Mayers Memorial holds public meeting on OB decision

On Tuesday, August 23, from 5:30 – 7:15 p.m. Mayers Memorial Hospital District held a meeting at the Lions Club in McArthur to explain their decision to discontinue Obstetric Services.

Mayers Info meeting on ending obstetrics services

Mayers Info meeting on ending obstetrics services

The meeting was facilitated by Valerie Lakey, Director of Public Relations for Mayers Memorial Hospital District. The hall was packed with more than 200 people in attendance. An information packet was provided to all who attended.

Lakey began the meeting by introducing a panel of six people who are involved in or are affected by the decision. The panel members included: Dr. Tomas D. Watson, family practitioner; Mayers Board Members Art Whitney and Mike Kerns; Dave Jones, CEO of Mountain Valleys Health Center; Sherry Wilson, Chief Nursing Officer at Mayers Memorial Hospital; and Louis Ward, CEO of Mayers Memorial Hospital.

Kerns, Whitney, and Ward

Kerns, Whitney, and Ward

Wilson, Jones, and Watson

Wilson, Jones, and Watson

After an opening statement by Louis Ward, brief  comments by the panel, and a summary of answers to some of the common questions regarding the closure, there was and extended period of question and answer.

Lakey listens to a question

Lakey listens to a question

The decision to end OB services was a management decision fully supported by the Board. It was not a decision arrived at quickly or easily.

The California Department of Healthcare Services mandates that all California Hospitals that have an obstetrical service on their licensure provide 24 hour a day, 7 days a week, 365 days a year active service. Such service requires a doctor on call, nurses trained in OB delivery, and anesthetics.

The hospital has struggled for years to adequately meet these requirements. It has become increasingly difficult to recruit experienced trained OB nurses largely due to the fact that Mayers delivers the least number of babies of any hospital in the state of California. Last year the OB department delivered only 54 babies.

No one nurse could be on duty 24/7, so to fully staff the facility each nurse would only deliver a small number of babies each year. The management at Mayers has tried many strategies to recruit experienced OB nurses. They have offered above market-rate pay and financial incentives, but still have been unable to due so.

It has also been difficult to recruit OB/GYNs & Family Practice Physicians.

On the other hand, the question and answer session made clear that many in the community were surprised and disgruntled by the decision. Discontinuing OB services means that women will need to go to Redding to deliver their babes.

Many in the community were unaware of the difficulties the hospital was having maintaining the standards mandated by the state. Those who were aware assumed that the hospital would continue to maintain the service by meeting their needs with stop gap measures.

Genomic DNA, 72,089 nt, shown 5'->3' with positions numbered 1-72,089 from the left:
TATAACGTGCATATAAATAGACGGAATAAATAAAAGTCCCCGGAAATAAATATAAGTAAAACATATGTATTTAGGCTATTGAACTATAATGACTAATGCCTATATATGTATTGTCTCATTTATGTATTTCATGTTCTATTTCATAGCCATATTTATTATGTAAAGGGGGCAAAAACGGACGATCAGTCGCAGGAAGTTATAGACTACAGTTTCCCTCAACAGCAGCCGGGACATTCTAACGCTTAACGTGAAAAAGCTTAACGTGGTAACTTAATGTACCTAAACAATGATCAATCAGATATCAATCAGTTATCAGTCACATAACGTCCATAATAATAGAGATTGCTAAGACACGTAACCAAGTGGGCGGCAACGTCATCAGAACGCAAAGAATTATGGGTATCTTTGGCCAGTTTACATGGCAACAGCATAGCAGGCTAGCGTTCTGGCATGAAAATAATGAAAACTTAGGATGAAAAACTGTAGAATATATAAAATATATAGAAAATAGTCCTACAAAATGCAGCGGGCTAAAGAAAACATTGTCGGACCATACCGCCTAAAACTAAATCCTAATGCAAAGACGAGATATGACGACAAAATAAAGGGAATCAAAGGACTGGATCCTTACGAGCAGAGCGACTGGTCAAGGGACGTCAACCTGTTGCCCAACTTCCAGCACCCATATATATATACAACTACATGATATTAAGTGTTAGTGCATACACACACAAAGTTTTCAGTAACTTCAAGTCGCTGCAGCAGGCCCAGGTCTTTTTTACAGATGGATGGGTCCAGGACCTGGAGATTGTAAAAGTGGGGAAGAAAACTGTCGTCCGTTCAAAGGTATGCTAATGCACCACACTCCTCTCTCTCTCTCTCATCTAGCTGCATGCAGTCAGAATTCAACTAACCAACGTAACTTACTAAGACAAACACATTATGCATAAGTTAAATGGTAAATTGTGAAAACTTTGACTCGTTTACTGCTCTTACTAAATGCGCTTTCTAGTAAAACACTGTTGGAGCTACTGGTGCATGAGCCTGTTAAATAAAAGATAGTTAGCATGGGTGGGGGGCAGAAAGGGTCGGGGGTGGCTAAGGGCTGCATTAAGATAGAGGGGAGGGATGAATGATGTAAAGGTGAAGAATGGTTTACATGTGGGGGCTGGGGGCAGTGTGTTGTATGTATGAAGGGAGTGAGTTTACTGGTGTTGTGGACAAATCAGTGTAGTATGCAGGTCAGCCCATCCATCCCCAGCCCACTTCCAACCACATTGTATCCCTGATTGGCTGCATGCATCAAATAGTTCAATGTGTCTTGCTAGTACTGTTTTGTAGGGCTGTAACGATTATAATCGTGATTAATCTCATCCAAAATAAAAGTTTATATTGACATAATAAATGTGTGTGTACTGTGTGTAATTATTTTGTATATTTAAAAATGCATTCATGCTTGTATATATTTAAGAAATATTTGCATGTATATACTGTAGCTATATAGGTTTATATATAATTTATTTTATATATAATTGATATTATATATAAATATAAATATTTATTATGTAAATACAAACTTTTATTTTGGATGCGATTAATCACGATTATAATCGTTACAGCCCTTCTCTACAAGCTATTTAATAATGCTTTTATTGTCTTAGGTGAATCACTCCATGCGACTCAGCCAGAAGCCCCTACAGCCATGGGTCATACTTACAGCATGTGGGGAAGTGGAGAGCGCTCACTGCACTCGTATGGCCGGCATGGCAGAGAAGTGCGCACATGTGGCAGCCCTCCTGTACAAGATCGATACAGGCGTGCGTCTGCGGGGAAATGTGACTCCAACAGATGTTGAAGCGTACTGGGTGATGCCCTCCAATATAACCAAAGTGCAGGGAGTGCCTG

Several people asked why there was not more advance notice and a public meeting before hand to get community input. Questions were also raised as to whether doctors, nurses, expectant mothers, and other interested parties were aware that that the board was going to take action to end OB services at their July meeting. People wanted to know if there was still a chance to change the decision or a possibility that OB services could again be offered in the future.

Among those who were critical of the decision were family practitioner Dr. Daniel Dahle and OB Department Manager Holly Green. Several expectant mothers were also in the audience.

CEO Ward answered many of the questions. The decision to end services on September 15 is final. There is a possibility that services could be resumed, but not in the near future.

Ward responding to a question

Ward responding to a question

Also, even though the hospital will no longer have official OB services, the emergency room staff at the hospital will have training and equipment necessary to provide safe delivery if transferring the patient is not possible. The hospital will continue to proved additional training.

It was stressed that this was not a financial decision. The hospital has improved it’s cash balance and decreased it’s debt. The decision was a management decision based primarily on the difficulty of recruiting adequate staff to meet state requirements.

Questions were also raised concerning the construction of a new building. This is necessary because of state requirements regarding seismic stability.

Lakey ended the meeting by telling the audience that anyone who had further questions should contact the hospital and make an appointment so their questions could be fully answered.



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